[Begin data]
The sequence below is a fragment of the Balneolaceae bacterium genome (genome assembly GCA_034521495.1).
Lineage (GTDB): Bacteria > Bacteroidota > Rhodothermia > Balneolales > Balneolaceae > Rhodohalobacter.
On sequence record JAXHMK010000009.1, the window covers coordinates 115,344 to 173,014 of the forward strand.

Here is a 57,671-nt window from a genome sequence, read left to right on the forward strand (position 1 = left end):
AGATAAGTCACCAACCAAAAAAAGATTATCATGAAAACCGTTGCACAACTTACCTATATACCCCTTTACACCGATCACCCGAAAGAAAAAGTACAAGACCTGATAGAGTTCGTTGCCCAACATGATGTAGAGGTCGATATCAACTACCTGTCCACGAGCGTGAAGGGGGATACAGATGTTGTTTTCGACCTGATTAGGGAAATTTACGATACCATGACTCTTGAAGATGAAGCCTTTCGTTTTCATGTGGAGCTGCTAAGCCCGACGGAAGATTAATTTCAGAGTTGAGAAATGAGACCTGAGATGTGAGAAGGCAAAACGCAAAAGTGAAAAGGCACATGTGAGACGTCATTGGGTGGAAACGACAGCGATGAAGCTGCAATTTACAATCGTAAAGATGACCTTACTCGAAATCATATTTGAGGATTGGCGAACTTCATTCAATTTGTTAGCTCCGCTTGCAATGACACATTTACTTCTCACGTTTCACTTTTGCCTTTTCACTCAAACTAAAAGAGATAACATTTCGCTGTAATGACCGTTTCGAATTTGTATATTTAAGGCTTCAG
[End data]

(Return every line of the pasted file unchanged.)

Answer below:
The sequence below is a fragment of the Balneolaceae bacterium genome (genome assembly GCA_034521495.1).
Lineage (GTDB): Bacteria > Bacteroidota > Rhodothermia > Balneolales > Balneolaceae > Rhodohalobacter.
On sequence record JAXHMK010000009.1, the window covers coordinates 115,344 to 173,014 of the forward strand.

Here is a 57,671-nt window from a genome sequence, read left to right on the forward strand (position 1 = left end):
AGATAAGTCACCAACCAAAAAAAGATTATCATGAAAACCGTTGCACAACTTACCTATATACCCCTTTACACCGATCACCCGAAAGAAAAAGTACAAGACCTGATAGAGTTCGTTGCCCAACATGATGTAGAGGTCGATATCAACTACCTGTCCACGAGCGTGAAGGGGGATACAGATGTTGTTTTCGACCTGATTAGGGAAATTTACGATACCATGACTCTTGAAGATGAAGCCTTTCGTTTTCATGTGGAGCTGCTAAGCCCGACGGAAGATTAATTTCAGAGTTGAGAAATGAGACCTGAGATGTGAGAAGGCAAAACGCAAAAGTGAAAAGGCACATGTGAGACGTCATTGGGTGGAAACGACAGCGATGAAGCTGCAATTTACAATCGTAAAGATGACCTTACTCGAAATCATATTTGAGGATTGGCGAACTTCATTCAATTTGTTAGCTCCGCTTGCAATGACACATTTACTTCTCACGTTTCACTTTTGCCTTTTCACTCAAACTAAAAGAGATAACATTTCGCTGTAATGACCGTTTCGAATTTGTATATTTAAGGCTTCAG